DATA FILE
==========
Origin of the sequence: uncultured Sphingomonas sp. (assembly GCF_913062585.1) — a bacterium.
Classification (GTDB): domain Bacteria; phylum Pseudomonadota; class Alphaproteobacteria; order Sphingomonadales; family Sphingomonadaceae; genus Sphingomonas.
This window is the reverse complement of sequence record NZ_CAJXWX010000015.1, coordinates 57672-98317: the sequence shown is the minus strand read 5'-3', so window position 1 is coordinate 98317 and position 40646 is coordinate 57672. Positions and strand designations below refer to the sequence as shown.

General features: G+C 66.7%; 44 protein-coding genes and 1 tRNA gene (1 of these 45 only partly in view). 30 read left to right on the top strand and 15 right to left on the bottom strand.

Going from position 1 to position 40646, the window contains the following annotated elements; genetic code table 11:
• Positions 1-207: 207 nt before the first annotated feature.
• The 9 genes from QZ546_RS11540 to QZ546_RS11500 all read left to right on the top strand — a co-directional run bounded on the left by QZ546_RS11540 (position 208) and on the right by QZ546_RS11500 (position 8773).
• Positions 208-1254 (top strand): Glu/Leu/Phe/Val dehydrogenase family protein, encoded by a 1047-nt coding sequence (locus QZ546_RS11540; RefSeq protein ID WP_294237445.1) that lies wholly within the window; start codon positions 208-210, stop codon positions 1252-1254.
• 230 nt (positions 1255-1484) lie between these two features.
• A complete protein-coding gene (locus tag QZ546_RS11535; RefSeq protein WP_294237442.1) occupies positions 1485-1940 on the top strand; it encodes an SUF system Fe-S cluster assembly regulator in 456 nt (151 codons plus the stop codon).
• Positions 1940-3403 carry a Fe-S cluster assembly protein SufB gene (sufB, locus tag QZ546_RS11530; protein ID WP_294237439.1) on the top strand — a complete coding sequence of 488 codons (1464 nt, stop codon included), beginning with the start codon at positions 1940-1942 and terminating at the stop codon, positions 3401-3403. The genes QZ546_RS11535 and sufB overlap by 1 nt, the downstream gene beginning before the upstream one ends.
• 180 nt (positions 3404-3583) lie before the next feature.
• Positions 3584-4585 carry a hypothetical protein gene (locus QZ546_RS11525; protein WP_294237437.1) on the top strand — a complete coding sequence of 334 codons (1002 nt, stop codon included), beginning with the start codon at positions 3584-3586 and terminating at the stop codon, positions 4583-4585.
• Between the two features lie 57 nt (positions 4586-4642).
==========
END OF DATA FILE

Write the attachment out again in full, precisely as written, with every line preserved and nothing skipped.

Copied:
Origin of the sequence: uncultured Sphingomonas sp. (assembly GCF_913062585.1) — a bacterium.
Classification (GTDB): domain Bacteria; phylum Pseudomonadota; class Alphaproteobacteria; order Sphingomonadales; family Sphingomonadaceae; genus Sphingomonas.
This window is the reverse complement of sequence record NZ_CAJXWX010000015.1, coordinates 57672-98317: the sequence shown is the minus strand read 5'-3', so window position 1 is coordinate 98317 and position 40646 is coordinate 57672. Positions and strand designations below refer to the sequence as shown.

General features: G+C 66.7%; 44 protein-coding genes and 1 tRNA gene (1 of these 45 only partly in view). 30 read left to right on the top strand and 15 right to left on the bottom strand.

Going from position 1 to position 40646, the window contains the following annotated elements; genetic code table 11:
• Positions 1-207: 207 nt before the first annotated feature.
• The 9 genes from QZ546_RS11540 to QZ546_RS11500 all read left to right on the top strand — a co-directional run bounded on the left by QZ546_RS11540 (position 208) and on the right by QZ546_RS11500 (position 8773).
• Positions 208-1254 (top strand): Glu/Leu/Phe/Val dehydrogenase family protein, encoded by a 1047-nt coding sequence (locus QZ546_RS11540; RefSeq protein ID WP_294237445.1) that lies wholly within the window; start codon positions 208-210, stop codon positions 1252-1254.
• 230 nt (positions 1255-1484) lie between these two features.
• A complete protein-coding gene (locus tag QZ546_RS11535; RefSeq protein WP_294237442.1) occupies positions 1485-1940 on the top strand; it encodes an SUF system Fe-S cluster assembly regulator in 456 nt (151 codons plus the stop codon).
• Positions 1940-3403 carry a Fe-S cluster assembly protein SufB gene (sufB, locus tag QZ546_RS11530; protein ID WP_294237439.1) on the top strand — a complete coding sequence of 488 codons (1464 nt, stop codon included), beginning with the start codon at positions 1940-1942 and terminating at the stop codon, positions 3401-3403. The genes QZ546_RS11535 and sufB overlap by 1 nt, the downstream gene beginning before the upstream one ends.
• 180 nt (positions 3404-3583) lie before the next feature.
• Positions 3584-4585 carry a hypothetical protein gene (locus QZ546_RS11525; protein WP_294237437.1) on the top strand — a complete coding sequence of 334 codons (1002 nt, stop codon included), beginning with the start codon at positions 3584-3586 and terminating at the stop codon, positions 4583-4585.
• Between the two features lie 57 nt (positions 4586-4642).